How to Create a Business Budget

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How Create Business Budget

Clichés are around for a reason. Because they’re usually true.

Never is this more evident than the old adage that failing to plan is planning to fail. And that is precisely why your small business needs a budget.

A business budget is simply a plan for how your business will operate financially. Without it you can become completely lost, with no sense of how much money is coming in and how much you can spend. Without a budget, you’re destined to fail, so the argument for creating one is self-evident.

But you need a budget for reasons other than simply staying in business. Anyone you’d borrow money from, like a bank or business financing firm, will want to see that you have plans to make money. Employees might find it useful to see a budget, so they know the direction the business is going and what kinds of requests they can make. And a budget will give you an idea of your capacity to expand, showing how much money you’ll have available for things like marketing and new equipment.

Tips to Create a Business Budget

Ideally, you developed a budget when you made your business plan. But if for some reason that fell by the wayside, or your dog ate it, here’s a simple primer:

First, start by calculating your total expenses, both fixed and variable. Fixed expenses are things that are constant, unchanging costs, like rent, salaries, office supplies, insurance, depreciation, auto payments, phone/internet and utilities. Variable costs would be things that vary depending on production, like costs of goods sold, travel, commissions, energy, marketing, and other operating costs. Always err on the expensive here, because you’ll probably still exceed that.

Then figure out your expected revenues for the year. The best way to do this is to look at revenues from the previous year, but if you’re just starting out you’ll have to do some homework. Study competing businesses in your industry to see what kind of revenue they bring in.  Look at industry-wide data and figure out what your company can expect. And think about how much you’ll need to charge for your product or service to get your expenses covered, as well as how many units you can expect to sell.

Once you’ve got those numbers, subtract expenses from revenues and you’ve got … profit margins! This is why you’re in business, right? And when you’re looking for investors, or even people to loan you money, this is the literal “bottom line” they’re going to want to see.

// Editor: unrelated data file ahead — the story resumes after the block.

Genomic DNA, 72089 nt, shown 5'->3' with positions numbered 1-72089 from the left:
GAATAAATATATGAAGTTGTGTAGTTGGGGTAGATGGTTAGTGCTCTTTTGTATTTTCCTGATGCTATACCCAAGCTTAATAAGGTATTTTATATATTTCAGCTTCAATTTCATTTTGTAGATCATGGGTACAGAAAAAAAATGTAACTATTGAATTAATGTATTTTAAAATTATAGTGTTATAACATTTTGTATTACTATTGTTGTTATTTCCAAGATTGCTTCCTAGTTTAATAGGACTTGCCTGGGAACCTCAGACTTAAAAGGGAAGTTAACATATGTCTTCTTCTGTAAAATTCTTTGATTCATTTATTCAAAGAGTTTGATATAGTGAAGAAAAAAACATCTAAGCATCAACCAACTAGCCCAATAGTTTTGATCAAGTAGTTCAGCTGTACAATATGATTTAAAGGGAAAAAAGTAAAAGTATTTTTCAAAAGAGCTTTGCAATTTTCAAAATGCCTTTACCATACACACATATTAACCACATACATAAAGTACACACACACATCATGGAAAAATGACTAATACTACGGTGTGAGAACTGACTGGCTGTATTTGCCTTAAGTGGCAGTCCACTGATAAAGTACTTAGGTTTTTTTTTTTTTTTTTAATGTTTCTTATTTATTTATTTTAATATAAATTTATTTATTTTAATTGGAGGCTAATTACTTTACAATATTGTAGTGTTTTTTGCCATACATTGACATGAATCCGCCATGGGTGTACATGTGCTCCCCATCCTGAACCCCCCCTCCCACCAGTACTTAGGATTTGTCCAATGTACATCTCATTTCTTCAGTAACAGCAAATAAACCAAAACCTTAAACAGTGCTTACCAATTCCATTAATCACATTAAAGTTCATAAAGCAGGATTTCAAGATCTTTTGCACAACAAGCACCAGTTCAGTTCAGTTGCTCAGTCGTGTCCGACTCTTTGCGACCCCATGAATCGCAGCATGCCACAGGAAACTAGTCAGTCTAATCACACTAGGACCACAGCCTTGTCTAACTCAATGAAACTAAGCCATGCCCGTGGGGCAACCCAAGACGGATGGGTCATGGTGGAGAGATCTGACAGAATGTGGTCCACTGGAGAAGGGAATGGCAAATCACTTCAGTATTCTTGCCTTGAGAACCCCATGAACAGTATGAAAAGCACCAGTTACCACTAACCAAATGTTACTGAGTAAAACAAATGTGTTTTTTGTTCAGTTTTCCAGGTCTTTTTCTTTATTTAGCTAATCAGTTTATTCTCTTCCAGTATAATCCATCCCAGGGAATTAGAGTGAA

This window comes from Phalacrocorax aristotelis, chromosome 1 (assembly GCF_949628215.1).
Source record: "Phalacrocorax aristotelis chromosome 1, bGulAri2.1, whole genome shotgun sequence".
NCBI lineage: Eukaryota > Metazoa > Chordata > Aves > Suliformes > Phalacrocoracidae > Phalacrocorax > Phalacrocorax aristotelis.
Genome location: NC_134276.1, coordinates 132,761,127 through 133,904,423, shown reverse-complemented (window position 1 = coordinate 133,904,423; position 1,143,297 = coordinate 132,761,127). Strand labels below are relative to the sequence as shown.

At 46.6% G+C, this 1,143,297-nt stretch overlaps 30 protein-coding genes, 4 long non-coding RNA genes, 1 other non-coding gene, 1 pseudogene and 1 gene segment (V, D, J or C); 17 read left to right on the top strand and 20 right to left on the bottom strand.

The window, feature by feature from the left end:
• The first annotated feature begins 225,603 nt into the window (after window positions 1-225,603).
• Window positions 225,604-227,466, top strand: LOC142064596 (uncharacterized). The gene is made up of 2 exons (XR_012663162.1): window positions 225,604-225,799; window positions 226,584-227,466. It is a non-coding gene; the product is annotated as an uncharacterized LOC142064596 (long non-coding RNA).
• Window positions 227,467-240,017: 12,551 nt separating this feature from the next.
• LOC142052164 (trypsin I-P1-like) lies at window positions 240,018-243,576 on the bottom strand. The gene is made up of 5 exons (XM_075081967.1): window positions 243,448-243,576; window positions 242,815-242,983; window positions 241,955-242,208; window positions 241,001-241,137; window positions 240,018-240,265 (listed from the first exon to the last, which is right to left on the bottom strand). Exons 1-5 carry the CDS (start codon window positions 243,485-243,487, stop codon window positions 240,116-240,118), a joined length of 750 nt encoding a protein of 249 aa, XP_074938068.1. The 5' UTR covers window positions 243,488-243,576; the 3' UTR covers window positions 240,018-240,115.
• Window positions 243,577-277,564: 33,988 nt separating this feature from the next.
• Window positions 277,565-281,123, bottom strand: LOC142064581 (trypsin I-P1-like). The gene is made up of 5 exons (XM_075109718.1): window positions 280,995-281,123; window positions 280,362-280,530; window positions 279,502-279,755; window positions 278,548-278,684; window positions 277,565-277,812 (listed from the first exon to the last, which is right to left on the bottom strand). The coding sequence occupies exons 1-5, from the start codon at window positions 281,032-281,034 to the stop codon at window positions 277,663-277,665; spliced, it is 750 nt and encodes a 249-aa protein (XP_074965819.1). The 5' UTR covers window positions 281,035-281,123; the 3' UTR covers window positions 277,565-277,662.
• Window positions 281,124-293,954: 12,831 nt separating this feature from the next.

Evaluate and Adjust

For your budget to be effective you’ll need to update it throughout the year. At a bare minimum you’ll need to update it quarterly, but monthly updates are going to prove the most effective.

Your initial budget is full of projected figures. At the end of each month add a column next to that for actual figures, and see what the differences are. Are there areas where expenses have grossly exceeded expectations? Scrutinize those areas and see why that happened. Did sales not live up to expectations? Why? Answer all of those questions, and see if you can come up with solutions to address each deficiency.

But beyond that, you’ll need to adjust the budget to account for the difference in figures. If sales aren’t what you’d expected, cut every cost you can. If expenses are astronomical, cut those and focus your energy on increasing sales. Making these changes every month won’t ensure you’re profitable, but it will at least let you change course quickly.

Get Your Team Onboard

Getting your employees motivated about your budget will do more for your projections than anything else. A great way to achieve that is to tie incentives to budgetary performance. So if your sales force meets revenue goals, their bonuses kick in. Or when your administrative and support staff keeps costs where they need to be, they’re rewarded as well. Of course, you’ll need to budget for those bonuses too.

There’s Another Budget You’ll Need

What we’ve described above is known as an operating budget, and is absolutely necessary to run a small business. But to make sure you have enough money to turn the lights on, you’ll also need what’s known as a cash flow budget. So what’s the difference?

An operating budget doesn’t necessarily account for lag time in payment, so even if you had $10,000 in revenue for January, you might not see that $10,000 until April. And since you have bills to pay in the meantime, you’ll need to budget to ensure there’s always cash on hand to pay them.

A cash flow budget looks at actual dollars in and dollars out each month. So when developing this first look at how much actual money you’re spending each month (things like depreciation won’t be factored in) then subtract the dollars you expect to receive.

If there’s a shortfall there—which there often will—BFS Capital can always help you out. A short-term business loan to improve cash flow is the easiest solution until your accounts receivable catch up. This type of loan also allows you to stay within your budgets—both operating and cash flow—so your business can thrive for another year.


Matt Meltzer

Matt Meltzer is a professor of business communication at the University of Miami. He is a veteran of the United States Marine Corps and holds a bachelors degree in business administration from UM, as well as a Masters of Mass Communication from the University of Florida.